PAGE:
A Wall Of Sandbags Put Up During The Somerset Floods Of 2014

Survey results show flood insurance remains ‘big challenge’

Here are the results of a Somerset Rivers Authority flood risk consultation carried out in places that were badly affected by flooding in Somerset in 2013-14.

Just under 400 people took part in the consultation, which covered a range of issues including experience of flooding, awareness of the work of Somerset Rivers Authority (SRA) and access to flood insurance.

The main places consulted were Athelney, Burrowbridge, East Lyng, Fordgate, Moorland, Muchelney, Oath, Thorney, West Yeo and Westonzoyland, with sidelines run in North Curry and Chadmead.

The key findings are summarised below – or you can download a copy of the full SRA flood risk consultation report.

Hard copies are also available on request. Please email the SRA or give us a ring.

The consultation was carried out for the SRA by Smart Communities Ltd, part of the Community Council for Somerset.

Thank you to all those who took part.

Key findings about flood insurance

Of those who responded to the consultation, 76% had flood insurance, 22% did not, and 2% reported that they could not get insurance.

74% were able to access affordable flood insurance without problems, while 21% had experienced some difficulty with this.

However, for those that were flooded out of their homes, problems with affordability rose to 41%.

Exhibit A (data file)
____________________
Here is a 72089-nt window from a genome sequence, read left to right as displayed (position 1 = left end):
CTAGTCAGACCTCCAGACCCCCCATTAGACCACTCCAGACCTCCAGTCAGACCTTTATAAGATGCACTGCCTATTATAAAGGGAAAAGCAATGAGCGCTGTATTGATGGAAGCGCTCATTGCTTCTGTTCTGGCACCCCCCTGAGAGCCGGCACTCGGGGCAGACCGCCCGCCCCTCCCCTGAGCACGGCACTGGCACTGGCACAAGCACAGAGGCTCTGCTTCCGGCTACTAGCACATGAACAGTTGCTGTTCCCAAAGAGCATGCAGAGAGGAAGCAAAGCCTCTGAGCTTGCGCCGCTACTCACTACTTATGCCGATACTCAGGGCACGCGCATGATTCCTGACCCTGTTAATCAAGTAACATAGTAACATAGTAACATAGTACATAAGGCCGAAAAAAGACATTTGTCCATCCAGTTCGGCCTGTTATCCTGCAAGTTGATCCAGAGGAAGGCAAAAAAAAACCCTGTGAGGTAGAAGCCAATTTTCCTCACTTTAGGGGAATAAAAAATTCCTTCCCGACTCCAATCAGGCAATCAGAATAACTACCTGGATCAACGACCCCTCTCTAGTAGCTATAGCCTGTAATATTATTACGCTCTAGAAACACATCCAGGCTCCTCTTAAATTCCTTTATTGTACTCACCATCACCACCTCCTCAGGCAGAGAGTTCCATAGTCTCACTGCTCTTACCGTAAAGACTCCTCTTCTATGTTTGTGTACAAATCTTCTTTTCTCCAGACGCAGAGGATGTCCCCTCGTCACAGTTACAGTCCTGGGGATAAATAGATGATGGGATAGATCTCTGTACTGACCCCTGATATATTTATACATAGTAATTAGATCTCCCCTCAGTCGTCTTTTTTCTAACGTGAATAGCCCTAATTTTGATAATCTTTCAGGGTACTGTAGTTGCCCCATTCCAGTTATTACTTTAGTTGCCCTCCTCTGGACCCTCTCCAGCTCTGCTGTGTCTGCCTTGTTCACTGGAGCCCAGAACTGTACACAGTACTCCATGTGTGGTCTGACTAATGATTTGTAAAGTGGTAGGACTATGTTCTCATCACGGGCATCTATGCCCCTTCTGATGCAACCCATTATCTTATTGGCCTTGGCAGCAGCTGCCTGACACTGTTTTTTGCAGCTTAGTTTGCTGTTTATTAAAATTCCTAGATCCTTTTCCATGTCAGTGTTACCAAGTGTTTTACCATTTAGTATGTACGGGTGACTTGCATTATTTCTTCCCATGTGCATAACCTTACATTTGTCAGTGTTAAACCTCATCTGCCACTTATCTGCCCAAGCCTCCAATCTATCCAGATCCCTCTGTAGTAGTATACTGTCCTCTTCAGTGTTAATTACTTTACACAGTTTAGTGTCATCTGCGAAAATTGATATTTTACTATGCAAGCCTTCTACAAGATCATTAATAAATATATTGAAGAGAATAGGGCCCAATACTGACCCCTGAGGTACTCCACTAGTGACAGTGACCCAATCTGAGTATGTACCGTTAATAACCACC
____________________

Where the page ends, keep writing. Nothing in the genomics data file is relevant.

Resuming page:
Comments showed that many had experienced large increases in premiums, sometimes more than 100%. Some respondents reported excesses of between £3,000 and £30,000.

56% had remained with the same insurer since 2013-14 and 32% had changed insurer, with the remaining respondents stating this was not applicable to them.

62% were not aware of Flood Re, a joint initiative between the Government and insurers to make insurance more affordable.

47% of respondents agreed or strongly agreed that their household was less at risk of flooding now than in 2013-14, 32% were unsure, 19% either disagreed or strongly disagreed, and 2% expressed no opinion.

46% agreed or strongly agreed that their community was more prepared than in 2013/14, 33% were unsure, 17% either disagreed or strongly disagreed, and 3% expressed no opinion.

47% agreed or strongly agreed that works undertaken by the SRA and other public bodies has reduced the risk of flooding, 33% were unsure, 18% either disagreed or strongly disagreed, 2% expressed no opinion.

The full report has further details and a breakdown of responses to some questions by parish.

Flood insurance: a ‘big challenge’

Flood insurance clearly remains a big challenge for many people.

If you are having difficulties getting affordable flood insurance, there are a few things that are worth checking.

If you use a broker, make sure they can access Flood Re, a not-for-profit fund owned and managed by the insurance industry, which operates ‘behind the scenes’, enabling insurance companies to insure themselves against flooding losses. Since it was set up in 2016 almost a quarter of a million properties have benefited from the scheme. If you need to make a flood claim, your insurer will process your claim in the usual way; the customer does not deal directly with Flood Re.